In anticipation of the quickly approaching holidays, vacation tour company Transat A.T. Inc. has revamped its back-end computing infrastructure to avoid any potential turbulence during the winter travel season.
Transat has upgraded the servers that run its main reservations system—replacing Sun Microsystems Inc. Sun Fire 6500 servers with Sun Fire 6900 servers. The new servers, equipped with UltraSPARC IV processors, will allow Transat to not only free up space in its data center but also get a handle on power concerns, said François Guillemette, technology architect of information systems at Transat, in Montreal.
The new systems will also provide a platform that can grow as Transats computing needs increase. The company will add recently released UltraSPARC IV+ processors to its Sun Fire 6900 servers after the holiday season. By doing so, the company expects to gain as much as twice the performance from those machines, Guillemette said.
“Our computer rooms are near capacity, and replacing the older systems with the new ones will give us some breathing room for electricity and heat dissipation,” Guillemette said. “The new technology allows us to buy time before we have to upgrade our room infrastructure.”
Time to move on
Transat is one of Canadas largest vacation tour companies, focused on the organization, marketing and distribution of holiday travel packages. Through its subsidiaries, the company operates several Canadian and European tour companies and travel agencies. Transat is also the parent company of Air Transat airline.
Last year, Transat decided it was time to upgrade the systems running its core travel reservations application, Accovia Inc.s Logitours. The systems, three Sun Fire 6500 servers, needed to be phased out because their power consumption, maintenance and general overhead were becoming increasingly cost-prohibitive.
With the Sun Fire 6500 servers already running at about 100 percent of their capacity—and expected to hit 150 percent of their capacity during the holiday season—Transat IT staffers knew they needed to bring in an infrastructure that the company could grow into—and fast.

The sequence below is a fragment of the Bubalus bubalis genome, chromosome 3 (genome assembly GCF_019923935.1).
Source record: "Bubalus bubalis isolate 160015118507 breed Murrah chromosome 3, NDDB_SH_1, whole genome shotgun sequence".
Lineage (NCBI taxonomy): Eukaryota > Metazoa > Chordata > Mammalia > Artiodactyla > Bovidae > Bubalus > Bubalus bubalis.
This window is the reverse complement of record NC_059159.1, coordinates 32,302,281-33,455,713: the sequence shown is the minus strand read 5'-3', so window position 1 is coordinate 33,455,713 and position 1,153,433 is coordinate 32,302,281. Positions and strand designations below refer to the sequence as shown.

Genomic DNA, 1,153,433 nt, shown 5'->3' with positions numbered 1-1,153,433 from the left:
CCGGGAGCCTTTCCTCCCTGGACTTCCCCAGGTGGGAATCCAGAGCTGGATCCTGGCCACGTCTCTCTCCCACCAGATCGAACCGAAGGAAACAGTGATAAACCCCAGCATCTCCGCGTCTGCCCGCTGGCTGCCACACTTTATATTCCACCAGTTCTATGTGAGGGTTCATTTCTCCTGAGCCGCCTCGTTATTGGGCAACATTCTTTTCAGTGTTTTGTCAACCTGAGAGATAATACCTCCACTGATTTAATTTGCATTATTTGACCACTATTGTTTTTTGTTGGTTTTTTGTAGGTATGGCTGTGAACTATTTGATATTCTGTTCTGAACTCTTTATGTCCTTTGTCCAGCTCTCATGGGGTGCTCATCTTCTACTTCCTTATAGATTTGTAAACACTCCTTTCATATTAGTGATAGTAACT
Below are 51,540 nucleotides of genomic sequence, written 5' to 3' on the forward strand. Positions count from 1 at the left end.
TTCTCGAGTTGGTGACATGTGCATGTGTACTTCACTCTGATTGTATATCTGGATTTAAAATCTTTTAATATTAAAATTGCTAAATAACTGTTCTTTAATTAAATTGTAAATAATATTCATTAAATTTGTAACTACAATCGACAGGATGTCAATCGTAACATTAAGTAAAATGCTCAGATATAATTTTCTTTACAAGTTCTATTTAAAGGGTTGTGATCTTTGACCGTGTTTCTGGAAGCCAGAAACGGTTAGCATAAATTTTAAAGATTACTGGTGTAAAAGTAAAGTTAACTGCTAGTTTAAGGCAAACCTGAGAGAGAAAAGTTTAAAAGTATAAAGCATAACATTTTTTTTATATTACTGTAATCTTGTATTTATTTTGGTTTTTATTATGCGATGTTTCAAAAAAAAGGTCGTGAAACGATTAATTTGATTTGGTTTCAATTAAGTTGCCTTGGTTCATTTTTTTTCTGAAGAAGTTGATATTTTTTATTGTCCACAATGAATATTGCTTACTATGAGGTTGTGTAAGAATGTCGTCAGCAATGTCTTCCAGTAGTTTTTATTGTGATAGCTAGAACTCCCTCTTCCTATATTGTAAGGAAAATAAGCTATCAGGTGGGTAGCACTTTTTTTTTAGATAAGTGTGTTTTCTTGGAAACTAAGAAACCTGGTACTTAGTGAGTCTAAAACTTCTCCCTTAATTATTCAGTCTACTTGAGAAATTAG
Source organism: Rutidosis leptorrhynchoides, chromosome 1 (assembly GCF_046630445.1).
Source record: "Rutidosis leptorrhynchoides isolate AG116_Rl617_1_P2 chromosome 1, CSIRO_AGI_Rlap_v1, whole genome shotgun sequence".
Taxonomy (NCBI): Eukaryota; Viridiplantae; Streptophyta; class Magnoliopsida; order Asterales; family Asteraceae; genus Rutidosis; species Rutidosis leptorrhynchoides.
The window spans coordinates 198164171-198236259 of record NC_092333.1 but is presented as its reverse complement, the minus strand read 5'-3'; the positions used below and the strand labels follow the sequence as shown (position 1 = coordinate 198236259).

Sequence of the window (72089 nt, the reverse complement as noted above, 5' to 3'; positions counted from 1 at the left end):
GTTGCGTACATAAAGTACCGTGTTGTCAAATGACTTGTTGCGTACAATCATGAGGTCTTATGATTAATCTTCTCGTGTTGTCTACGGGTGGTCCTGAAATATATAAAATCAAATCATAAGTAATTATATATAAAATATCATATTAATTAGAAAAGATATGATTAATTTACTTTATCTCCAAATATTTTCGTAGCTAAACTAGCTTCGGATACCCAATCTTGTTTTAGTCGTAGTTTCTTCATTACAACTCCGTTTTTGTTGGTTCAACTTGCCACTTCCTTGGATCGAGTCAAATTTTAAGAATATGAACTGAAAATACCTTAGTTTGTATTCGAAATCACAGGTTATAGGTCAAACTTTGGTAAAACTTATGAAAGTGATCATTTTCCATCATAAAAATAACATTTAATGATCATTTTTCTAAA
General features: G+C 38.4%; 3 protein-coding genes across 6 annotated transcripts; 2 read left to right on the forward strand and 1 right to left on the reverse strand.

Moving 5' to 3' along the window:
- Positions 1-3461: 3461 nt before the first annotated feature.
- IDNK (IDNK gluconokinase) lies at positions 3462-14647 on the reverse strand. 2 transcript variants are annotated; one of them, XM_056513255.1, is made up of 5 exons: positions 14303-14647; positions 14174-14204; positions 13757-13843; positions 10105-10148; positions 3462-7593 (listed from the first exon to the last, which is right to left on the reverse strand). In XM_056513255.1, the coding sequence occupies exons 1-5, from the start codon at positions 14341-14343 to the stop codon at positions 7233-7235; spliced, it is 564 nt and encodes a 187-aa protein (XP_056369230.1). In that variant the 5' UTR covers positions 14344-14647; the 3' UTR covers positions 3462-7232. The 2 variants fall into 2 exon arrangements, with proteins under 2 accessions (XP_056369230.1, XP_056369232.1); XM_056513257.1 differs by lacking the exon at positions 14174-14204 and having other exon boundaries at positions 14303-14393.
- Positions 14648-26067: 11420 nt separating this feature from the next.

During the process of evaluating different server solutions, Guillemette and François Babin, a senior administrator of Unix systems at Transat, had several criteria but one main objective—to increase the performance and overall capacity by enough to sustain the companys transaction load for the next three years. Guillemettes and Babins projections were based on data from previous years that showed the organizations transaction load growing by 20 percent per year.
At the same time, the duo wanted to reduce the footprint in the data center to avoid having to purchase a digital cooling system and an upgrade of the UPSes (uninterruptible power supplies) in their computer room. They also wanted to reduce the number of CPUs in their data center, from 117 to fewer than 40, to save on licensing costs—specifically, for the IBM Informix database that stores data for the reservations system.
Earlier this year, Guillemette and Babin sat down with representatives from Sun and Accovia and determined that they would be able to decrease the number of CPUs in the data center to about 60 by replacing the Sun Fire 6500s with Sun Fire 6900s. Guillemette and Babin estimated that they will be able to further reduce the number of CPUs to 40 by their May 2006 deadline by adding the UltraSPARC IV+ chips to their new servers.
Vacation from overload
Last month, Transat replaced the Sun Fire 6500s with the two Sun Fire 6900s in the production environment.